TechBytes with Apu Kumar and Roger Holenweger, LotaData

Apurva-Kumar-_-Roger-Holenweger Lotadata
Apu-Kumar and Roger Holenweger

(Left) Apu Kumar
Founder & CEO, LotaData

(Right) Roger Holenweger
Principal Engineer, LotaData

Getting to the Ground Truth about GeoMarketing. LotaData is a 2-year new company in San Francisco, California. They pioneered the field of “People Intelligence”. LotaData harnesses the power of AI to provide geo-analytics and deep insights for the connected mobile world. We got chatting with their Founder & CEO, Apu Kumar and their Principal Engineer, Roger Holenweger about the inner workings of location-based intelligence. Their technical chops and domain expertise were on full display as we got deeper into the subject matter.

MTS: How can brands and agencies get access to quality location data for geo-marketing?
Apu and Roger: Location data is becoming an increasingly important source of real-world context and geo-insights for the martech industry. There are many sources of mobile location signals. Listed below are some of the common sources of data, with merits and weaknesses.

– Mobile Apps or Publishers

Embedding SDKs or APIs in mobile apps can be a source of accurate GPS, Wifi and BLE beacon-based location signals. This method of sourcing location data necessitates a reasonably large portfolio of apps to create a statistically meaningful panel. In terms of data quality, mobile apps are the best source of data for inferring geo-behaviors at the individual and aggregate levels.

– Programmatic Networks

Ad exchanges, DSPs, and large programmatic networks can be a real-time source of GPS and Wifi location signals. Unfortunately, 25-30% of data derived through such sources tends to be imprecise or inaccurate and needs to be discarded. With machine intelligence, it is possible to sift through the noise and cleanse the data to yield meaningful geo-behaviors.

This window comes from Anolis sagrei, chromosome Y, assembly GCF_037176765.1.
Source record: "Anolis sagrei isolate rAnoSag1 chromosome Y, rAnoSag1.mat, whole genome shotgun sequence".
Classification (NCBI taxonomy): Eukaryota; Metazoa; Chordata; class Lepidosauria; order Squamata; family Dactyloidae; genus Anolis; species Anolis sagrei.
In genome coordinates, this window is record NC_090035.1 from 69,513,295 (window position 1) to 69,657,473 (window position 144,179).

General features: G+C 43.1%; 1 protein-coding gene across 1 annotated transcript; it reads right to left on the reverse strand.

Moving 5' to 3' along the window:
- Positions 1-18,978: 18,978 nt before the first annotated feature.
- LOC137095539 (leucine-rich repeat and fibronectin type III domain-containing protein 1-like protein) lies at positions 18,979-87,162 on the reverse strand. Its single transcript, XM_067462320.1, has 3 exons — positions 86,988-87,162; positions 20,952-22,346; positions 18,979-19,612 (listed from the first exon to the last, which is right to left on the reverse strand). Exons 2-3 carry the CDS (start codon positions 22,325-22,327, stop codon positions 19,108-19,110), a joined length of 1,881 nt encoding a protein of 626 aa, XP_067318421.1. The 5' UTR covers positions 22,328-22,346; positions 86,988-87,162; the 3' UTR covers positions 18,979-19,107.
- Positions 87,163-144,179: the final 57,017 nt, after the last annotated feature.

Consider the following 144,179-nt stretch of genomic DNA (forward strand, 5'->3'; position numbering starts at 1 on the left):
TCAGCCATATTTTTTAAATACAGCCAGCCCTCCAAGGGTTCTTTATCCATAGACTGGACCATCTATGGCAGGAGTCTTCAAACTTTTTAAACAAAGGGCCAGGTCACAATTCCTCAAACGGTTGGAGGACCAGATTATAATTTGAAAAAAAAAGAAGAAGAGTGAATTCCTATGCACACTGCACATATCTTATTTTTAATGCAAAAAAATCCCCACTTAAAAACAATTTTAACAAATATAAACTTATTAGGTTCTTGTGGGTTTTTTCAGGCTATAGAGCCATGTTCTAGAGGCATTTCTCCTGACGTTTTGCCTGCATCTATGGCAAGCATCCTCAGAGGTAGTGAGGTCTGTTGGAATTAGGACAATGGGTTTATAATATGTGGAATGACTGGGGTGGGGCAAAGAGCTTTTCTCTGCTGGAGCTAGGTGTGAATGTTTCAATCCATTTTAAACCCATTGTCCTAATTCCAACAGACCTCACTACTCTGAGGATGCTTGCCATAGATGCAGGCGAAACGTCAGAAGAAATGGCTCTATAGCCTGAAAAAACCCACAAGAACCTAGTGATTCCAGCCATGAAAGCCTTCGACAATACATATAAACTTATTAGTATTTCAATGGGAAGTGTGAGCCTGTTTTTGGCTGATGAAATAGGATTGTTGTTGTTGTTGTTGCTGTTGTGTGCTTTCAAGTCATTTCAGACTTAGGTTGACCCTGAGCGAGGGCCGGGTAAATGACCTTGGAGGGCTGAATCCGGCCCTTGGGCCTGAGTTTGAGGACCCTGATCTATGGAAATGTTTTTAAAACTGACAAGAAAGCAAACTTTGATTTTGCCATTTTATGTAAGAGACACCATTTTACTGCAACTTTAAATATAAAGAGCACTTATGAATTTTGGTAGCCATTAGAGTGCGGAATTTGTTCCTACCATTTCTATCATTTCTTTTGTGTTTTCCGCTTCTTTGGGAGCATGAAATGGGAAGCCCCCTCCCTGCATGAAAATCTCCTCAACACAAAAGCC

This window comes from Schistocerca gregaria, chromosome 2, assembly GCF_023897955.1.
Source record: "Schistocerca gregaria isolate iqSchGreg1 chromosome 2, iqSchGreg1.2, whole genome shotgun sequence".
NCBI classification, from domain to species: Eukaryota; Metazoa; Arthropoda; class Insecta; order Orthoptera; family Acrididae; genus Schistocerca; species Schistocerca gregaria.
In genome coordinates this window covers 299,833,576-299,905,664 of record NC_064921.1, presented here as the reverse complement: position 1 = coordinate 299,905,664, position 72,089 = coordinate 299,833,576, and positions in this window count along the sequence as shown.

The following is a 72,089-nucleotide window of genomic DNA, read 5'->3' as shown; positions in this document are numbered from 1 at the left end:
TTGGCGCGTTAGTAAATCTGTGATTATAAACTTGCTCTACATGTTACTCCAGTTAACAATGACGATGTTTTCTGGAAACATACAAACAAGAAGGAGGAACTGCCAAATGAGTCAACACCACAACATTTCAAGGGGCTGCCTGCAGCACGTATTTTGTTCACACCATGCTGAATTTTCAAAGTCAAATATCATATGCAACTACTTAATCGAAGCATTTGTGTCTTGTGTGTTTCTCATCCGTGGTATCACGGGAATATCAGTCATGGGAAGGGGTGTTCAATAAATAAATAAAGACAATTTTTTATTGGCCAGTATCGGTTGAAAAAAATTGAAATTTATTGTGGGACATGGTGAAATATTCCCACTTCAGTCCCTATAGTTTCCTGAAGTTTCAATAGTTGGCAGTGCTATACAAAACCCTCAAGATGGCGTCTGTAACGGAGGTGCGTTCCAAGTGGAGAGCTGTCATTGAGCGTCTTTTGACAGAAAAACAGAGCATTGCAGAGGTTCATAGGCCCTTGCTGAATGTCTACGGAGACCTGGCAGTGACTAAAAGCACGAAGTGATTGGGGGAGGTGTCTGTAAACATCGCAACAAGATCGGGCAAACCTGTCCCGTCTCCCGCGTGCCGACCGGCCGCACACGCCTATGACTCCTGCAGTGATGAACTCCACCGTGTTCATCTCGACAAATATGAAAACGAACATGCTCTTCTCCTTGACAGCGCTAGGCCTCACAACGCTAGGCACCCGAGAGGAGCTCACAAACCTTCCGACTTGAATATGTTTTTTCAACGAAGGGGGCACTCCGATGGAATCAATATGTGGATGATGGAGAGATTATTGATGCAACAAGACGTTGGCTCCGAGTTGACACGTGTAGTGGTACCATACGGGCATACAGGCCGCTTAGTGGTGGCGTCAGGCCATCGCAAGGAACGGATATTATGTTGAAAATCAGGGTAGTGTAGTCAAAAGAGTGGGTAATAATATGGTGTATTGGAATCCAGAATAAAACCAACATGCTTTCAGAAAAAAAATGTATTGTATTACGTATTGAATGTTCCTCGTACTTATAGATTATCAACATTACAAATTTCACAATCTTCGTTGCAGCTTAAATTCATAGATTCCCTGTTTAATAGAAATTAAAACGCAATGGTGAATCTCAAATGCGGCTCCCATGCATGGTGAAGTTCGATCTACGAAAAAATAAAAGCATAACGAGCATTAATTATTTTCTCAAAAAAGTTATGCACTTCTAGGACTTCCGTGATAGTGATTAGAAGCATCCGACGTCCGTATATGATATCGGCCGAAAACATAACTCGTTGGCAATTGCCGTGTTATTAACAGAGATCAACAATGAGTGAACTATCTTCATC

– Connected Automobiles

The proliferation of 2.5G and 3G connections in automobiles has made them a significant source of GPS location signal streams. The location signals tends to be aligned with roadways and freeways, making it the best data source to understand the transportation dynamics in cities and towns. New techniques in machine intelligence can unveil interesting patterns and geo-behaviors hidden in vehicular location data.

– Telco Network Operators

Telcos or mobile network operators have captive subscriber bases that can provide an endless source of location signals. The bulk of data collected through telcos tends to be from cell tower triangulation, a technique that results in coarse granularity. Lack of GPS level accuracy and precision from telcos reduces the efficacy of this location data source.

– Location Data Management Platforms

LDMPs are independent entities that collect, organize and archive the world’s location data. These are the most expansive and reliable source for location signals. Most LDMPs will cleanse, structure, analyze and verify the raw location signals as part of their standard service offering. Some LDMPs may also transform the raw location signals into actionable dwell times, accurate user profiles, geo-behaviors and packaged cohorts.

MTS: How does the industry ensure that location data is privacy compliant?
Apu and Roger: There is no substitute for full disclosure. Location data should be collected with adequate notice to and full permission from end users.

Mobile apps, publishers, programmatic networks, LDMPs should take the utmost care in how they source, manage and transmit location data. People must be made aware of any personally identifiable information (PII) that may be collected along with the location signals from their mobile devices.